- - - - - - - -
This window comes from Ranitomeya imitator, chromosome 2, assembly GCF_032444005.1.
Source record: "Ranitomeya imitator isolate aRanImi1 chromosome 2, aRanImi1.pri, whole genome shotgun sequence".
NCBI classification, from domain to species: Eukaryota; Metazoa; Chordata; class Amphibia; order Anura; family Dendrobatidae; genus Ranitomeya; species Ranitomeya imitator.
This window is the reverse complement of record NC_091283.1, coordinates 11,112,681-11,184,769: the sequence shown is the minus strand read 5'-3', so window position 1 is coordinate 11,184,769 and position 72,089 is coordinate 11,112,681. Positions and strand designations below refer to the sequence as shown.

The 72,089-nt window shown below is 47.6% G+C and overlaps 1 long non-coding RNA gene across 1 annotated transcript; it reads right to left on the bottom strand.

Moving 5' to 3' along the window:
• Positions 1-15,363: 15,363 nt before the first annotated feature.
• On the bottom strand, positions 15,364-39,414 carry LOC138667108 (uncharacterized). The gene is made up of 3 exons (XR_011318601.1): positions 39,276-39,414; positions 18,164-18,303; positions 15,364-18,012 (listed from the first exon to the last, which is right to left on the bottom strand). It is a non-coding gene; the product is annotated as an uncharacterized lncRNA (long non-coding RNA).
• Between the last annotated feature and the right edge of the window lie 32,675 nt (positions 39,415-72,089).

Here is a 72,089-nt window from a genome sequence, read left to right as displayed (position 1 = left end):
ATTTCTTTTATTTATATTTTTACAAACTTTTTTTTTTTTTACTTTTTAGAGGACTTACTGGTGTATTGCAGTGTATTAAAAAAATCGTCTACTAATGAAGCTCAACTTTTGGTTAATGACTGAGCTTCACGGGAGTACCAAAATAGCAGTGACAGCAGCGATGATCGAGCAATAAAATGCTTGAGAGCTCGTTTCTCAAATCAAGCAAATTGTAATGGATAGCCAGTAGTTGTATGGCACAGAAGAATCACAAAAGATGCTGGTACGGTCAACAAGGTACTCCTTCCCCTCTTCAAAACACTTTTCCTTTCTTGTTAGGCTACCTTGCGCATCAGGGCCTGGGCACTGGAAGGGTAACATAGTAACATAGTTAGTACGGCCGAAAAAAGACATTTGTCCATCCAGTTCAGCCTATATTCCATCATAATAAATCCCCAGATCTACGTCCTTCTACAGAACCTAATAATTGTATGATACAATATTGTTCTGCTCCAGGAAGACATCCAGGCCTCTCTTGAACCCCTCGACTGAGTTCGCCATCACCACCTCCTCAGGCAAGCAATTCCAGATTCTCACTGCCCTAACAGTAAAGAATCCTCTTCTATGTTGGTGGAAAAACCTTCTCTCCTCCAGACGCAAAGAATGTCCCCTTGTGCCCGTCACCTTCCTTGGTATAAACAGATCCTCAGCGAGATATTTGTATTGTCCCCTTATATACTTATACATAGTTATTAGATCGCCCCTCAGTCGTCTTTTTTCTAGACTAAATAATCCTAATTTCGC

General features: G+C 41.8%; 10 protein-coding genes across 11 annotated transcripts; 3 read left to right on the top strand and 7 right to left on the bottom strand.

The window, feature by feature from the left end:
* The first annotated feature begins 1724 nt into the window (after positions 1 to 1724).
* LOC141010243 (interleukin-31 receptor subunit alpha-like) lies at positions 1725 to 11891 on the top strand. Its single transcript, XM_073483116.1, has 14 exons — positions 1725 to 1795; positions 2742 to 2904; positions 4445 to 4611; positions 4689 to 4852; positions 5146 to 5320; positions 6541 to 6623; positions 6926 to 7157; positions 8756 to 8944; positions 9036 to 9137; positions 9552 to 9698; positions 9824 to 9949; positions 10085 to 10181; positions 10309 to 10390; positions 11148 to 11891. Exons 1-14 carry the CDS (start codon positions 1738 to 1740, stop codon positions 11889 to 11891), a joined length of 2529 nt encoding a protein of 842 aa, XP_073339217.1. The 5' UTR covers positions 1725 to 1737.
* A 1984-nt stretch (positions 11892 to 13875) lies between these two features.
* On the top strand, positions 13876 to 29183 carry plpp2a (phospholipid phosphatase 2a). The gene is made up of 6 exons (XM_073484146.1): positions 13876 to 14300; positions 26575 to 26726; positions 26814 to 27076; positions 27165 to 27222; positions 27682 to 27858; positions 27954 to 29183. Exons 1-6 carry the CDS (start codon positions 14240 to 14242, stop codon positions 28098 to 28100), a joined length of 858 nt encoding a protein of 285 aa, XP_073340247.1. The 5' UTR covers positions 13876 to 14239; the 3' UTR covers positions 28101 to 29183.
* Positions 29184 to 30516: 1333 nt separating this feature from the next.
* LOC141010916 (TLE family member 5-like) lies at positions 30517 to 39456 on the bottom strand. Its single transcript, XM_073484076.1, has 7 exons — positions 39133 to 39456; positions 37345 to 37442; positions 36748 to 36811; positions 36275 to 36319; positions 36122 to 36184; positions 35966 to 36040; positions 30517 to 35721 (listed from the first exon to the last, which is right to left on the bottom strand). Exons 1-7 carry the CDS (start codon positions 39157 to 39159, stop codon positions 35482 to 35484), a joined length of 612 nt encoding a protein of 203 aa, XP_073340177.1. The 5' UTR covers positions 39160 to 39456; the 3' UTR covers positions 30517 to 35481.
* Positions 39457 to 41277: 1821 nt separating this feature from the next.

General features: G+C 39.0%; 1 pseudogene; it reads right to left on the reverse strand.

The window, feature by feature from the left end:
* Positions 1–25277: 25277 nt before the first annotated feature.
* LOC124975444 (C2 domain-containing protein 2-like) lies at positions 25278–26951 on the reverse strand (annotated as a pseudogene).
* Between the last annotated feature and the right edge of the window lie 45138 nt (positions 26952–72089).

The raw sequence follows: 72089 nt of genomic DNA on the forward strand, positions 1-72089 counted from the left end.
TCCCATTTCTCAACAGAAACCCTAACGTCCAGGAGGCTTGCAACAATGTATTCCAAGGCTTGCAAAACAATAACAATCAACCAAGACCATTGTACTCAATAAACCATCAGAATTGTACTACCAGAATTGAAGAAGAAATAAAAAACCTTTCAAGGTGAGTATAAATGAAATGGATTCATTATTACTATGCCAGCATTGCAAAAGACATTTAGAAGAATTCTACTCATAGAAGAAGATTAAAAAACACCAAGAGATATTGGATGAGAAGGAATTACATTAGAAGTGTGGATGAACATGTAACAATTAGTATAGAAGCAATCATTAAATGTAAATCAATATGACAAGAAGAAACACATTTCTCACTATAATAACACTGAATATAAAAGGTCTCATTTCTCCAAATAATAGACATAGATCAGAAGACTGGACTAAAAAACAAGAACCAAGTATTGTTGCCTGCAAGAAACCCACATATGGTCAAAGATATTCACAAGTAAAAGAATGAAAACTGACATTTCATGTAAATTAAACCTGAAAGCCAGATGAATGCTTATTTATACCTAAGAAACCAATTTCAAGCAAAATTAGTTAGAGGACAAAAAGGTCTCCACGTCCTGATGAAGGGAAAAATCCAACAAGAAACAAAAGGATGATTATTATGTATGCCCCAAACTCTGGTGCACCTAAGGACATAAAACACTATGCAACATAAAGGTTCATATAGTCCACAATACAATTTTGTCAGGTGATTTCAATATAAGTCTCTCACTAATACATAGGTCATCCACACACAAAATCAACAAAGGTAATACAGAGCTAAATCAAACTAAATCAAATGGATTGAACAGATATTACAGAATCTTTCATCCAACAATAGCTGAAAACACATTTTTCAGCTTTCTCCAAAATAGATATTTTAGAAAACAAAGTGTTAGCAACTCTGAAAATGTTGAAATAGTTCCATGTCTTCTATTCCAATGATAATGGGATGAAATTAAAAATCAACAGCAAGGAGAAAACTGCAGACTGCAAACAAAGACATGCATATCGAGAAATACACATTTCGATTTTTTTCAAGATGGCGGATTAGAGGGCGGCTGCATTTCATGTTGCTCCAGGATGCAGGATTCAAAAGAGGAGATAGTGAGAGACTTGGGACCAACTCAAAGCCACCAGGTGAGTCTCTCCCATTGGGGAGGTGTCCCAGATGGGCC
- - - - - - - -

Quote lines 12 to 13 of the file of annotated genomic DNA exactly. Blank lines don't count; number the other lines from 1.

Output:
General features: G+C 41.8%; 10 protein-coding genes across 11 annotated transcripts; 3 read left to right on the top strand and 7 right to left on the bottom strand.

The window, feature by feature from the left end: